I wrote previously about Facebook’s free internet service via Internet.org, and am pleased to see it alive and kicking in Malawi. I know that it works as my Airtel smartphone warns me that I am switching from a free to a metered service when referencing Facebook.
Zuckerberg calls online connectivity a “human right” and joins other enlightened countries who have classified internet services as an essential service – similar to water and power. I believe this has also motivated African countries such as Rwanda, Kenya and South Africa to start rolling out free internet services to their population.
The benefits to the people and the country’s economy cannot be overstated. Think of the impact on education, the dissemination of medical advice and information, and of course – access to new and global data.
So – is zero cost internet a possibility in Malawi? Perhaps the business model outlined below can make this work. Infrastructure cannot be built without investment, and networks cannot be operated and managed at zero cost. So how can we as a country, make this happen?
The first step is key political commitment to the project. Without this, very few investors will commit their resources. Assuming we have this, and with the advent of High Throughput Satellites (HTS) beaming down to DSTV dish type satellite terminals – building a large scale rapid deployment broadband solution over large geographical areas, becomes a more cost effective solution – with no towers or other infrastructure required.
Now that we have the infrastructure, how do we make this a zero cost service for users? Identifying what are called “anchor services” is the answer. Many facilities such as hotels or coffee shops in developed countries bundle the costs of this service together with the sale of their products. This is usually location dependent.
But, for example, how about educational institutes bundling their bandwidth with their fees? Pension funds administrators or medical insurance service providers could bundle – for example – 10GB as a value add service to their members. Sports or gym clubs could do likewise. Wherever people gather, the option to maximise on this service is available.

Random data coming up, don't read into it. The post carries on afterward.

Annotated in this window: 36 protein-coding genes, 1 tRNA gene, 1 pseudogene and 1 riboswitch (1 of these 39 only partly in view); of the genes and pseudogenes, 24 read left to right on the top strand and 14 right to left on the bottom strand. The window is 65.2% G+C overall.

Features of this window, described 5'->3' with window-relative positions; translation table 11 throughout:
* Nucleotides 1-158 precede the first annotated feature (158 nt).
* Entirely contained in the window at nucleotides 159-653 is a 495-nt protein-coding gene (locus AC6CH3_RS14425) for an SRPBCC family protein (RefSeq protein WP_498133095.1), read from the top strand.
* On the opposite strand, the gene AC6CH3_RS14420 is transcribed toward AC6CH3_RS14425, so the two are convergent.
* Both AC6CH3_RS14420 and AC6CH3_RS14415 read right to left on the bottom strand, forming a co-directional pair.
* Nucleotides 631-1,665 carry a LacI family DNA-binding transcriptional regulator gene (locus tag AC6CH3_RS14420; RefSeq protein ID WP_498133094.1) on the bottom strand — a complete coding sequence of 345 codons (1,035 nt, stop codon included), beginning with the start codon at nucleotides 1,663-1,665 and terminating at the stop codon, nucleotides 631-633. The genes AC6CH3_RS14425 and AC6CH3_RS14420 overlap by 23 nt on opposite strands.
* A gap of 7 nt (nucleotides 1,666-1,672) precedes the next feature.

How about the bank branches in Malawi, retail shops or petrol stations (who are currently looking to bundle food franchises, supermarkets and utility payment facilities within their premises) – probably providing the most distributed network throughout the country?
Not only will this increase market share, but also provide a socially responsible service in the rural areas. The important point is to identify and target socially conscious domestic providers who buy in to the idea that internet services is an essential service for all.
Managing this does not require a complex billing system. Domestic service providers that provide an unique number to each client – e.g.: bank account medical insurance scheme or pension number – will be able to provide a lower cost solution to bandwidth management. Of course, this also enables the potential for any of these service providers (assuming communications legislation allows) to maximise revenue by selling bandwidth as simply as one currently buys mobile phone credit.
Paul English, the cofounder of travel search engine Kayak.com, wants to blanket all of Africa with free and low-cost Wi-Fi. “Having email and Skype has been transformative for the handful of villages I’ve worked in,” he says.
He cites the example of a doctor who, unable to diagnose a patient’s rash, was able to take a photograph of it, email it to a doctor in Boston, and then communicate online to find a cure, It turned out that the mystery rash needed immediate treatment.
The benefits to all citizens are endless – the internet should evolve from being a luxury service to a service for all. As one of the poorest countries in the world – this needs to be urgently explored as a means of raising ourselves as a nation and people.
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